“Water is life,” says Reno Red Cloud, an Oglala Sioux tribal water administrator who is consulting with Navas-Acien and George on the proposed intervention. He suggested it be named “Strong Heart Water Study for Private Wells.” This sixth-generation grandson of Chief Red Cloud—a battle-hardened leader who, in the mid-1800s, was both feared and respected by the U.S. government—lends all-important local support to the study’s implementation.
So does Cheyenne River Nation Councilman Ryman LeBeau, chair of the Environment and Natural Resource Committee for his tribe. With a long, black braid and degree in environmental science, LeBeau treads a line between the traditional and the modern, embodying the spiritual and visceral ties his people have to the land and water: “The way we think is connected to this place,” he says.
The fact that Navas-Acien’s studies are ancillary to the long-running Strong Heart Study assuages the doubts that some can’t help but have about the motives of researchers who come here wanting American Indians’ blood, urine and genetic information. The worry is that sensitive, personal data can get misused and reused without consent or authority. Native people have been burned by scientific studies in the past, the results of which have embarrassed and further stigmatized tribes.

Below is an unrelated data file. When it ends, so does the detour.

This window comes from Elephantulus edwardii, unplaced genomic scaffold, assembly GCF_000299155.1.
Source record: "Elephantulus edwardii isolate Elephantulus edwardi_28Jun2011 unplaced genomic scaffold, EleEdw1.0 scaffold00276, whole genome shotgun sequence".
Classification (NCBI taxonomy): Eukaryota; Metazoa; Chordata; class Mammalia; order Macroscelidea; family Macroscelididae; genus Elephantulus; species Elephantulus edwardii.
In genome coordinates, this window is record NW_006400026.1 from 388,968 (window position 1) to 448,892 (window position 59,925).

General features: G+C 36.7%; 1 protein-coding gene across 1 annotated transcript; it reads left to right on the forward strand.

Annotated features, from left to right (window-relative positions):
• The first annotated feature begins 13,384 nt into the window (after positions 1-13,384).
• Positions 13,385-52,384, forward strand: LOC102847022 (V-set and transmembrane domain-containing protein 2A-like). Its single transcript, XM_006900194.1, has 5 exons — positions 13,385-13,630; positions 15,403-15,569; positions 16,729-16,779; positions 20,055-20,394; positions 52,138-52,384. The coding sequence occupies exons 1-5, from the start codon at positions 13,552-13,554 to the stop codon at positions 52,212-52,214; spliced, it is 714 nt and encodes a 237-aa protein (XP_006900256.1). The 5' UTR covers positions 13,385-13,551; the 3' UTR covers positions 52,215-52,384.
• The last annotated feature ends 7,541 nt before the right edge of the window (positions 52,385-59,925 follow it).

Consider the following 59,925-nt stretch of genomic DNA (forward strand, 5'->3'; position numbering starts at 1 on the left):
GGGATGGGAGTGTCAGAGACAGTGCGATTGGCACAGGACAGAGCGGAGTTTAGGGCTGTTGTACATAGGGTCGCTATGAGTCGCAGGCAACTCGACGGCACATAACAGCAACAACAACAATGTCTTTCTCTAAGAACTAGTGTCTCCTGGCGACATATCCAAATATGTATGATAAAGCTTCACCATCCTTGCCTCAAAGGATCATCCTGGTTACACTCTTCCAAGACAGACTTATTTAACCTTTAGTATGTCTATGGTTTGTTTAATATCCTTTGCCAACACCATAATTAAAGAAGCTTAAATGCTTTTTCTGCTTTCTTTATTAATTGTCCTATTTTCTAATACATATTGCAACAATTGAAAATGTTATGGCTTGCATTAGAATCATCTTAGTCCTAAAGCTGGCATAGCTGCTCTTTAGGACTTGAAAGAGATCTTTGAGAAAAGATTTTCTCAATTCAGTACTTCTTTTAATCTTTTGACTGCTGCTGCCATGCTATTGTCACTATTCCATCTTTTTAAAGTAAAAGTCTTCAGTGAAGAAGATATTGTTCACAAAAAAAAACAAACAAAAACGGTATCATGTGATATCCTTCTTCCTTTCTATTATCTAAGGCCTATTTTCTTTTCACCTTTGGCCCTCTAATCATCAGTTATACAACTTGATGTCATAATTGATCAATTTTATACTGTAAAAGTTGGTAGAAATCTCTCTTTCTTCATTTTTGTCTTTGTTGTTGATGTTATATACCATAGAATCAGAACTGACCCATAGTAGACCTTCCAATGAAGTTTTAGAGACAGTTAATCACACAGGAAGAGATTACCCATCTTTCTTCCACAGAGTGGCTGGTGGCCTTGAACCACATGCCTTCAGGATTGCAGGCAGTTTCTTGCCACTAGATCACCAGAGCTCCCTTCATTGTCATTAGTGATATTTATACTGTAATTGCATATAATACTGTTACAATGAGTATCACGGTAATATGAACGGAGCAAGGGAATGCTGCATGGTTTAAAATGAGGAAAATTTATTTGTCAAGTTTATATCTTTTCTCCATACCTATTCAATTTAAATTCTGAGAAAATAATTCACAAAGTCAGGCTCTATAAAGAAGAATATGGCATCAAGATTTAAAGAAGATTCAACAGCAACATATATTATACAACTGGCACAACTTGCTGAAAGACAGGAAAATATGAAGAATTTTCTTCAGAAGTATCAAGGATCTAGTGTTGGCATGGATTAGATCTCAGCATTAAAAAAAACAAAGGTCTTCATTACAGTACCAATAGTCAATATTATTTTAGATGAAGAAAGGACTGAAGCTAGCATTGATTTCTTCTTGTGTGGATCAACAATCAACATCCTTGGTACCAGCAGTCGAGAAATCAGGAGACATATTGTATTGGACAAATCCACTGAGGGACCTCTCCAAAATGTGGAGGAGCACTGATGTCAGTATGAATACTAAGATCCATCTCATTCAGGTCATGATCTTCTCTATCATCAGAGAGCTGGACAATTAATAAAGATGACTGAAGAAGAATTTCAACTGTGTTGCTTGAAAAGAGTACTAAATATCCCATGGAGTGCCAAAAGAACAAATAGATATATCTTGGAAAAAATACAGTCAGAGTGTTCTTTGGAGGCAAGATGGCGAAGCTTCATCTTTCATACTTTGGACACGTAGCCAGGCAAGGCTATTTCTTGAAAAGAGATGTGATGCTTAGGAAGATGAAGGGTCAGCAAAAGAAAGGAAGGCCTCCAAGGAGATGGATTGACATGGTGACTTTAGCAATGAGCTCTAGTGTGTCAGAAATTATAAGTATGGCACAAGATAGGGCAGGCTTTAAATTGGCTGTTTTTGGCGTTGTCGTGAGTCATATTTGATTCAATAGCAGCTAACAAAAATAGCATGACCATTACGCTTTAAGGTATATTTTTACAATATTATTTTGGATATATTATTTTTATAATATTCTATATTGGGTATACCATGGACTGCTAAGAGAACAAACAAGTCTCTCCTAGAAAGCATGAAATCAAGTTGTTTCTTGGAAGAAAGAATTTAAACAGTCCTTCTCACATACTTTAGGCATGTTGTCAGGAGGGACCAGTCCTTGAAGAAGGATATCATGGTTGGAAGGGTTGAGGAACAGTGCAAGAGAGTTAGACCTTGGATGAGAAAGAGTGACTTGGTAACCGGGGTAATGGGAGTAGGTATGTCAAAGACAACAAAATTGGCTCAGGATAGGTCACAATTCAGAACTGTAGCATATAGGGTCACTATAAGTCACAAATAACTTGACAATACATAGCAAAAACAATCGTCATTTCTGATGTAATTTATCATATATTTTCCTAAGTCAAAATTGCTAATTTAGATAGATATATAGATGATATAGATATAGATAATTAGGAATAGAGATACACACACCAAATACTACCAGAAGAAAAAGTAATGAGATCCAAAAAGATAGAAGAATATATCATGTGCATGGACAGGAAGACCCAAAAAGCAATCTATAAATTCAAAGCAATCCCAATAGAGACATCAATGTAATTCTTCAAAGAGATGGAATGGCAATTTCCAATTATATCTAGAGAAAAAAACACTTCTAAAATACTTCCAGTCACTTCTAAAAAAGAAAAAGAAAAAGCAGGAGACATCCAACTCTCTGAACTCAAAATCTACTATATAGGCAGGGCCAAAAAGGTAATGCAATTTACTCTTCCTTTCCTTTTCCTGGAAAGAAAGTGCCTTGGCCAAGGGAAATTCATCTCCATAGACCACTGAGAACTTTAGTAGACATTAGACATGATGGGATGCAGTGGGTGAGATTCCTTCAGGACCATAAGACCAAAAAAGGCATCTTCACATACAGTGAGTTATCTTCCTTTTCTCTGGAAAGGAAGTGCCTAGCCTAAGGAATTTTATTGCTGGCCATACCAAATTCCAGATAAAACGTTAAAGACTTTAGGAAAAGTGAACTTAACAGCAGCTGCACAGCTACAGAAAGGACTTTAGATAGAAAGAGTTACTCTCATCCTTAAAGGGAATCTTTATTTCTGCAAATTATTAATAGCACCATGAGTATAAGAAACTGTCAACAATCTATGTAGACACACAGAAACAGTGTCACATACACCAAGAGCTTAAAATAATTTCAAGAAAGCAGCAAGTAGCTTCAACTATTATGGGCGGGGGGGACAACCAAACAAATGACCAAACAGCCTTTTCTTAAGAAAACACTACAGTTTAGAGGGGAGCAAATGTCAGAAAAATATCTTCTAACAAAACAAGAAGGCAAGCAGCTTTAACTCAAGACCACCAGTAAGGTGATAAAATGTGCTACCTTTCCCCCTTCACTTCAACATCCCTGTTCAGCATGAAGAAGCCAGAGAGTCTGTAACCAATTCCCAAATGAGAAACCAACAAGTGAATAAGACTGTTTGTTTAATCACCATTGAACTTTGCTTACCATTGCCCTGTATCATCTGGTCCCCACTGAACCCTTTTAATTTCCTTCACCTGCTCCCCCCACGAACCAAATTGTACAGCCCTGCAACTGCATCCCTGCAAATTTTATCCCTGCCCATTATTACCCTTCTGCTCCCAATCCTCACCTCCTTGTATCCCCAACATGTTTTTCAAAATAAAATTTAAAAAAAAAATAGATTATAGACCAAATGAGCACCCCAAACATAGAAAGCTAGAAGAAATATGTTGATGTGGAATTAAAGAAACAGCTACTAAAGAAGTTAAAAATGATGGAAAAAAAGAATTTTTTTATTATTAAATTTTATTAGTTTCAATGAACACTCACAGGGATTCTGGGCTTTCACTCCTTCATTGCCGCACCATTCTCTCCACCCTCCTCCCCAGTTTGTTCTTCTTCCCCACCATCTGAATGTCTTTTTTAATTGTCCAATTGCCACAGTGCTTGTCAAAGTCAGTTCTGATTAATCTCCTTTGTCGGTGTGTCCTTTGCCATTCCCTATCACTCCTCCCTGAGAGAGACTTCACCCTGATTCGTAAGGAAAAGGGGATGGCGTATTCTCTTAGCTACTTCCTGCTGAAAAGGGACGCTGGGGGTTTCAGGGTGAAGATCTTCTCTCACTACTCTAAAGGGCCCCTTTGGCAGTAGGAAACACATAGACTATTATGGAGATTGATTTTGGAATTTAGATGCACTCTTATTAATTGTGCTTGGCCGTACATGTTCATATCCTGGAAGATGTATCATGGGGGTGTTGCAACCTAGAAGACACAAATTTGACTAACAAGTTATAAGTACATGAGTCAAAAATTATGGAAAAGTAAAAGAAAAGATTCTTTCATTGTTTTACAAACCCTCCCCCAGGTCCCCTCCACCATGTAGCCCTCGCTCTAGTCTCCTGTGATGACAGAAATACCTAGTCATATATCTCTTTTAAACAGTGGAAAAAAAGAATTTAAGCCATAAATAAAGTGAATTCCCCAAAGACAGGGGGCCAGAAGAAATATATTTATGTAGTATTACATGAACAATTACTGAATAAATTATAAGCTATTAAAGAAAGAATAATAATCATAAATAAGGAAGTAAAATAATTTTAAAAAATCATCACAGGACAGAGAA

“The SHS has been here a long time,” LeBeau observes. “That relationship is established. I think that’s the way it should be. It fits well within the community.”
Among the stubborn stereotypes swirling around American Indians is that they won’t participate in or comply with scientific studies—a notion the SHS has been disproving for a quarter century.
“Understanding requires data,” LeBeau reasons. “Without that, you can’t change things. Maybe this won’t help me, but [it might help] my kids, my grandkids.”